Assurting” was "plucking up those woods by the roots that are the thickets or coverts of the forest.” (Cowell.) Nicolls (another of the name, I fancy, not the sergeant) had a commission probably for the discovery of “ assarts," as Tipper had (see above, p. 47, note 3) for concealments.
Proctors projects. See above, p. 54, note 3.
New impositions. See above, p. 46, n. 2. From a paper in Sir Julius Cæsar's hand (Lansd. MSS. 168, p. 307), entitled, “A Journal of the Lord Treasurer's proceedings,” etc. from 4th May to 24th July, 1608, I find that on the 6th of June Salisbury "examined the matter of impositions, considered of the grants in lease, and what merchandises might bear impositions, and what not, which gave the preparation to the shortly after ensuing impositions ;” and that on the 11th he went to the Custom House, attended by the Chancellor and Barons of the Exchequer, "and there in the assembly of the chief merchants of England assem. bled from all the principal parts of the land, did make an excellent speech to prove that impositions might lawfully be imposed by sovereign Kings and Princes on all merchandises issuing out or coming into their ports,” etc.
“ Which speech he had no sooner knit up with a particular repetition of impositions now seeming burdensome, and ordered by his Majesty for the ease of his subjects to be lightened, as likewise most things of necessary important use to the poor to be excepted from any imposition, as every man, after some little contradiction, consented to this general imposition new, which will give the most gain to the King of any one day's work done by any Lo. Treasurer since the time of K. Ed. the 3rd.” The commodities upon which the impositions were lessened were currants, sugars, and tobacco; those upon which they were increased or newly laid are not named, but the increase of revenue is estimated by Sir Julius at £60,000 a year. (Id. fo. 315.)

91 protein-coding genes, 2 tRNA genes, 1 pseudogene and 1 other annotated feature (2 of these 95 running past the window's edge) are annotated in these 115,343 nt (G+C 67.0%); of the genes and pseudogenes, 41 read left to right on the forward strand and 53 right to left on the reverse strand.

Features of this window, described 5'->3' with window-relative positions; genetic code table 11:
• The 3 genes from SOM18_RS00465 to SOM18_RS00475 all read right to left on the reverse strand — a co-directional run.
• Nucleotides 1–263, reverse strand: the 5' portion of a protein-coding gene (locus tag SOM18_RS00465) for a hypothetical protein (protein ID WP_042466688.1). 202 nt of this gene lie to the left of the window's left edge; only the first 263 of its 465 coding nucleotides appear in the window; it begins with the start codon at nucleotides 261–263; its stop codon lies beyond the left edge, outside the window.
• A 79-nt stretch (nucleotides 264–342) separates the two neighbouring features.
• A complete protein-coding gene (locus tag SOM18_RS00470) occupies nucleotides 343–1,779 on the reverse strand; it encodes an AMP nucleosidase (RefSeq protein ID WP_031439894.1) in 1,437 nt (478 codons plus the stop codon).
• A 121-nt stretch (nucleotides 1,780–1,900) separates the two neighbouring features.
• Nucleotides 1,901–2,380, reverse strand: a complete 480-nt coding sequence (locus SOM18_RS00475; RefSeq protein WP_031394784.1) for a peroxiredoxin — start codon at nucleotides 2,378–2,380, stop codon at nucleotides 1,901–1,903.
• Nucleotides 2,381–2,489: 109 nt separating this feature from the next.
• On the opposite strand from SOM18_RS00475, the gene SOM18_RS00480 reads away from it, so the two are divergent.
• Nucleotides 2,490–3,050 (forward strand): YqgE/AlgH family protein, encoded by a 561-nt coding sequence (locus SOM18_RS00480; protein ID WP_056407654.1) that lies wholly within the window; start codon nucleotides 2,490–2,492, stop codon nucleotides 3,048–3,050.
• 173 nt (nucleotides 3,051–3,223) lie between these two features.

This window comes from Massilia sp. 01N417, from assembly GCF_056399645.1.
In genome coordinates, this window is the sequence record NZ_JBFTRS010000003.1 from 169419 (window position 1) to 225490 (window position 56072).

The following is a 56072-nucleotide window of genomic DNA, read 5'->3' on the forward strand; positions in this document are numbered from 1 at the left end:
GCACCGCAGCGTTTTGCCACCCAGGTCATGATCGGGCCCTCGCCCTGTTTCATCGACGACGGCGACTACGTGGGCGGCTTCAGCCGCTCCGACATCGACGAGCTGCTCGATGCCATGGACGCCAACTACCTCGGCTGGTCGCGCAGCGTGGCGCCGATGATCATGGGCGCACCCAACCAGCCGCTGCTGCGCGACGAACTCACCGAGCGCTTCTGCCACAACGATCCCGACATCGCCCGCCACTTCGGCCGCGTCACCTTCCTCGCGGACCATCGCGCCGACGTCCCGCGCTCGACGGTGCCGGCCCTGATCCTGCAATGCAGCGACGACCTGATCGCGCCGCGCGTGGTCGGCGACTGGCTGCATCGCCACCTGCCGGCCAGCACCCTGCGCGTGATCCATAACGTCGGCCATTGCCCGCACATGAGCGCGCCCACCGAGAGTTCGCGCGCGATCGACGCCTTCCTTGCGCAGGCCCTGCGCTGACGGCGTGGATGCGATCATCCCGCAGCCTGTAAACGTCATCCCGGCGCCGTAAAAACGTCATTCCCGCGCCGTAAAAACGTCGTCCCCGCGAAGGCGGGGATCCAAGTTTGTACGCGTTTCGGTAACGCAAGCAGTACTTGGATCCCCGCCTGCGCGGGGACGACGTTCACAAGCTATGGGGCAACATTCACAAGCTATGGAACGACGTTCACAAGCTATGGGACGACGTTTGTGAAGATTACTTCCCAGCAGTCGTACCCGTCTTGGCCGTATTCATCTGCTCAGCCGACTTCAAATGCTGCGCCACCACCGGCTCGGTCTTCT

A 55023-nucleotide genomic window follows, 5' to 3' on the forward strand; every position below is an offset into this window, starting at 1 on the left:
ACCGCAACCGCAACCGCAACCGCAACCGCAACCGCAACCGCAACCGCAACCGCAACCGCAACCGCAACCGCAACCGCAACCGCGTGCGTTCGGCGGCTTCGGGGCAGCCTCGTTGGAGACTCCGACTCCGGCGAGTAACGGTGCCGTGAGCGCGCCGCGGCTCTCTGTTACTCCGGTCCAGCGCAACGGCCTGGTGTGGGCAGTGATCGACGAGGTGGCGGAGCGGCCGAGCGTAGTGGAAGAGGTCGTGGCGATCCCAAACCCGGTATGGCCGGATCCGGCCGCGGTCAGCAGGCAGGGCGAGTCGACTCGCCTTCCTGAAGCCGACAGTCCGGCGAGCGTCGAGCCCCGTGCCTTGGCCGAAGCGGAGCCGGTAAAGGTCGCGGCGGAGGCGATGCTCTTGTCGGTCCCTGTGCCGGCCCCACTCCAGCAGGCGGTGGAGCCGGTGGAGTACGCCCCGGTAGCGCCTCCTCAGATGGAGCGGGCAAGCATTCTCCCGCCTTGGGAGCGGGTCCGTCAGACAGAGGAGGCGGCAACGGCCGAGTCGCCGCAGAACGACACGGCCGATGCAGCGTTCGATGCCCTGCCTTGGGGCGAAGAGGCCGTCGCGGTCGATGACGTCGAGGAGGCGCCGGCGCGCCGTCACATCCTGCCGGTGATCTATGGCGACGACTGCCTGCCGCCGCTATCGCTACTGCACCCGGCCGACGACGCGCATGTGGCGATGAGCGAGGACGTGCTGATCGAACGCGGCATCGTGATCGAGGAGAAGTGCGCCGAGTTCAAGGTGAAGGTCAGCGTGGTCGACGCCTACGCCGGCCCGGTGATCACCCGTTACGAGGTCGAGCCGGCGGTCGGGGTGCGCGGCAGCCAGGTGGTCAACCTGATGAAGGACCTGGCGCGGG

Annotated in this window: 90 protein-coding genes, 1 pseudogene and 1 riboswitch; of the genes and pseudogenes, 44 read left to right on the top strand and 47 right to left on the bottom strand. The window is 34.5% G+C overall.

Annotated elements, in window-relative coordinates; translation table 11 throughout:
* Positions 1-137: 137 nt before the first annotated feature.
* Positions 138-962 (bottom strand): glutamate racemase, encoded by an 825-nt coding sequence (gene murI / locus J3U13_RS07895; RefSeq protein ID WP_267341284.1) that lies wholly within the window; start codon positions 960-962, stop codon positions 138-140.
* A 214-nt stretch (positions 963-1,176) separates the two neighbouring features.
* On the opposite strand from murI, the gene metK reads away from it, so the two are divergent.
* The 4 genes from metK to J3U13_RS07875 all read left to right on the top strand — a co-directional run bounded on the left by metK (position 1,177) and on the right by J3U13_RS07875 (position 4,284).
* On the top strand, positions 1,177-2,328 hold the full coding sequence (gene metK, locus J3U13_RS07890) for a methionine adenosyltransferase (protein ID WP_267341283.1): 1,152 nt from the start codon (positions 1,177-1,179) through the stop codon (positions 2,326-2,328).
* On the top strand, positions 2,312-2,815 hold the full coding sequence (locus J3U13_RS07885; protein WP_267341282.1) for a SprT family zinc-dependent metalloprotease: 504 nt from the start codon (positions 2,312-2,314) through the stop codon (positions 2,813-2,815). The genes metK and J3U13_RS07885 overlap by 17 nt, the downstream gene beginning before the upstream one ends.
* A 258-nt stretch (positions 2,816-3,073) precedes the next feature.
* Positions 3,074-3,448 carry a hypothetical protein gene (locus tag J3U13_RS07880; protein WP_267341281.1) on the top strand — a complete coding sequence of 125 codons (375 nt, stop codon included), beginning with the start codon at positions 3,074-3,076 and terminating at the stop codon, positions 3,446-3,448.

"What became of these new impositions” is a question which we shall hcar much of in the next Parliament.
To send once again, etc. This and the three following notes are crossed out.
Qu. of Robertsons cause.
but to listen how ye K. is affected in respect of ye prince, and
SERIES LIBRORL CARTACEORŪ UT TUNC VISUM
EST; AC SECUNDUM ORDINEM IN QUO NUNC
Libri Compositionū 6. 1. Scripta in Theologia. 2. Scripta in Politicis et Moralibus. 3. Scripta in Naturali et Universali philosophia. 4. Scripta in Logicis, Rhetoricis, et philologicis. 5. Orationes, Instrumenta, Acta. 6. Literæ.
Libri Notare 4. 7. Notæ omnifariæ ex conceptu proprio exceptæ, sparsim ut oc
currunt et cursim ad memoriā tantum, sive Civilis et
prio per otiū exceptæ, et adhibitâ deliberatione descriptæ ;
may have been only some cause of one of his brothers, who was gentleman usher of the Queen's privy chamber, and had grants and suits which may perhaps have come in question,
The 4 shyres. This was the great question of the Marches of Wales, the jurisdiction over which was in dispute between the Provincial Council and the Courts of Westminster. See above, p. 43, n. 4.
Scripta in Politicis et Moralibus. This was probably the manuscript book now in the British Museum (Harl. MSS. 5106), entitled, “ The writings of Sir Francis Bacon, Knt., the Kinge's Solicitor Generall : in Moralitie, Policie, and Historie,” for an account of which see Lit. and Prof. Works, I. p. 535. It contains only Essays, of which there are thirty-four. The dedicatory letter to Prince Henry, now in Addl. MSS. 4259, appears by the handwriting and the watermark to belong to it.
Scripta in Naturali et Universali Philosophia. This is the title of the volume published by Gruter in 1653 ; of the contents of which I have given a full account in my preface to the second part of the Philosophical Works, Vol. III. p. 3.